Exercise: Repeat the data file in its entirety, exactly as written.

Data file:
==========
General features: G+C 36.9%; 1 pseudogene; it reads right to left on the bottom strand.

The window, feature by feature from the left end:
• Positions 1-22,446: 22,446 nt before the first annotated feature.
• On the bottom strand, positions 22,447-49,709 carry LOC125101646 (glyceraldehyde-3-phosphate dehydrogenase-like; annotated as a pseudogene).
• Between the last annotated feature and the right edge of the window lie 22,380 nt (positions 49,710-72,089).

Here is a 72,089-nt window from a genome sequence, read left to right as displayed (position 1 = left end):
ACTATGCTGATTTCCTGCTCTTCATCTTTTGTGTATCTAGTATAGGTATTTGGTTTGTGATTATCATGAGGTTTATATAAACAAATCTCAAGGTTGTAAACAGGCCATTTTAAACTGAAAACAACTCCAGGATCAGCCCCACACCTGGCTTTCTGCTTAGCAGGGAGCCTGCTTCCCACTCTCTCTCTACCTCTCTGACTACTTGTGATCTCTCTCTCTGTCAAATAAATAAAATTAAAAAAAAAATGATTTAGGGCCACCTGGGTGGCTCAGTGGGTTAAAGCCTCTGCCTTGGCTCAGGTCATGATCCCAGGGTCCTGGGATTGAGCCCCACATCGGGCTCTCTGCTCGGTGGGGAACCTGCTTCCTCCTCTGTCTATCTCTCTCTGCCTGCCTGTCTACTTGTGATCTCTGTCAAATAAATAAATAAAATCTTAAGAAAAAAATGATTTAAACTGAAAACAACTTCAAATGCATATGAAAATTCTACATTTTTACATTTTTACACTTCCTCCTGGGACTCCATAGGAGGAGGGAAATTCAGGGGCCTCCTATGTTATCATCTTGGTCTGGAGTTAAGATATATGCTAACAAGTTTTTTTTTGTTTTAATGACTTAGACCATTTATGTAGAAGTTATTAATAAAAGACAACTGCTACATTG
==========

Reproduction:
General features: G+C 36.9%; 1 pseudogene; it reads right to left on the bottom strand.

The window, feature by feature from the left end:
• Positions 1-22,446: 22,446 nt before the first annotated feature.
• On the bottom strand, positions 22,447-49,709 carry LOC125101646 (glyceraldehyde-3-phosphate dehydrogenase-like; annotated as a pseudogene).
• Between the last annotated feature and the right edge of the window lie 22,380 nt (positions 49,710-72,089).

Here is a 72,089-nt window from a genome sequence, read left to right as displayed (position 1 = left end):
ACTATGCTGATTTCCTGCTCTTCATCTTTTGTGTATCTAGTATAGGTATTTGGTTTGTGATTATCATGAGGTTTATATAAACAAATCTCAAGGTTGTAAACAGGCCATTTTAAACTGAAAACAACTCCAGGATCAGCCCCACACCTGGCTTTCTGCTTAGCAGGGAGCCTGCTTCCCACTCTCTCTCTACCTCTCTGACTACTTGTGATCTCTCTCTCTGTCAAATAAATAAAATTAAAAAAAAAATGATTTAGGGCCACCTGGGTGGCTCAGTGGGTTAAAGCCTCTGCCTTGGCTCAGGTCATGATCCCAGGGTCCTGGGATTGAGCCCCACATCGGGCTCTCTGCTCGGTGGGGAACCTGCTTCCTCCTCTGTCTATCTCTCTCTGCCTGCCTGTCTACTTGTGATCTCTGTCAAATAAATAAATAAAATCTTAAGAAAAAAATGATTTAAACTGAAAACAACTTCAAATGCATATGAAAATTCTACATTTTTACATTTTTACACTTCCTCCTGGGACTCCATAGGAGGAGGGAAATTCAGGGGCCTCCTATGTTATCATCTTGGTCTGGAGTTAAGATATATGCTAACAAGTTTTTTTTTGTTTTAATGACTTAGACCATTTATGTAGAAGTTATTAATAAAAGACAACTGCTACATTG